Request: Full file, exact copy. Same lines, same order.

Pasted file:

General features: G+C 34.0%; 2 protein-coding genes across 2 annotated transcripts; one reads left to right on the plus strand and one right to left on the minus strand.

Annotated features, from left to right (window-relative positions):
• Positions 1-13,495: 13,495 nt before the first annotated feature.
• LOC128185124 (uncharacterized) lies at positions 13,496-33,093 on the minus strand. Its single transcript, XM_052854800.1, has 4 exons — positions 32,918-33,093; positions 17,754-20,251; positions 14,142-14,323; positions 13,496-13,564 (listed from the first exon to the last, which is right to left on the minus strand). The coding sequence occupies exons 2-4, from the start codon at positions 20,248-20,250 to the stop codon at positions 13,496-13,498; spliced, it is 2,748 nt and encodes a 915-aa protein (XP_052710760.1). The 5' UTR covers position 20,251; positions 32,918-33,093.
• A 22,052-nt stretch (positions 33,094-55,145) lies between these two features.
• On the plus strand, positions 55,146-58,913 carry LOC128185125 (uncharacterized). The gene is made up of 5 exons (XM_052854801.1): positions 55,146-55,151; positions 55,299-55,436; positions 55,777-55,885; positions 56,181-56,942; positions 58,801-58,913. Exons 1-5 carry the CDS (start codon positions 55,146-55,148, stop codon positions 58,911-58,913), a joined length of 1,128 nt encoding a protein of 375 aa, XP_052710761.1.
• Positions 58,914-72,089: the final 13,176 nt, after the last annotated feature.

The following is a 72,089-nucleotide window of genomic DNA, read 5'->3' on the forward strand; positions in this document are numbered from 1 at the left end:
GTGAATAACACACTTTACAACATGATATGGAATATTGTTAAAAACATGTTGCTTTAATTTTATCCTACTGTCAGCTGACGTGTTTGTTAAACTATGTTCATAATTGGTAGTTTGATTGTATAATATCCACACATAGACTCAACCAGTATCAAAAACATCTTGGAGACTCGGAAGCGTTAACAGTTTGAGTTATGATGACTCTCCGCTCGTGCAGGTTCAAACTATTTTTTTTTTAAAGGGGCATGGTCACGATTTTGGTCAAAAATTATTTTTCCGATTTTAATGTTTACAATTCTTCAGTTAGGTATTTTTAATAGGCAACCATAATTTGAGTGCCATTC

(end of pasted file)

General features: G+C 34.0%; 2 protein-coding genes across 2 annotated transcripts; one reads left to right on the plus strand and one right to left on the minus strand.

Annotated features, from left to right (window-relative positions):
• Positions 1-13,495: 13,495 nt before the first annotated feature.
• LOC128185124 (uncharacterized) lies at positions 13,496-33,093 on the minus strand. Its single transcript, XM_052854800.1, has 4 exons — positions 32,918-33,093; positions 17,754-20,251; positions 14,142-14,323; positions 13,496-13,564 (listed from the first exon to the last, which is right to left on the minus strand). The coding sequence occupies exons 2-4, from the start codon at positions 20,248-20,250 to the stop codon at positions 13,496-13,498; spliced, it is 2,748 nt and encodes a 915-aa protein (XP_052710760.1). The 5' UTR covers position 20,251; positions 32,918-33,093.
• A 22,052-nt stretch (positions 33,094-55,145) lies between these two features.
• On the plus strand, positions 55,146-58,913 carry LOC128185125 (uncharacterized). The gene is made up of 5 exons (XM_052854801.1): positions 55,146-55,151; positions 55,299-55,436; positions 55,777-55,885; positions 56,181-56,942; positions 58,801-58,913. Exons 1-5 carry the CDS (start codon positions 55,146-55,148, stop codon positions 58,911-58,913), a joined length of 1,128 nt encoding a protein of 375 aa, XP_052710761.1.
• Positions 58,914-72,089: the final 13,176 nt, after the last annotated feature.

The following is a 72,089-nucleotide window of genomic DNA, read 5'->3' on the forward strand; positions in this document are numbered from 1 at the left end:
GTGAATAACACACTTTACAACATGATATGGAATATTGTTAAAAACATGTTGCTTTAATTTTATCCTACTGTCAGCTGACGTGTTTGTTAAACTATGTTCATAATTGGTAGTTTGATTGTATAATATCCACACATAGACTCAACCAGTATCAAAAACATCTTGGAGACTCGGAAGCGTTAACAGTTTGAGTTATGATGACTCTCCGCTCGTGCAGGTTCAAACTATTTTTTTTTTAAAGGGGCATGGTCACGATTTTGGTCAAAAATTATTTTTCCGATTTTAATGTTTACAATTCTTCAGTTAGGTATTTTTAATAGGCAACCATAATTTGAGTGCCATTC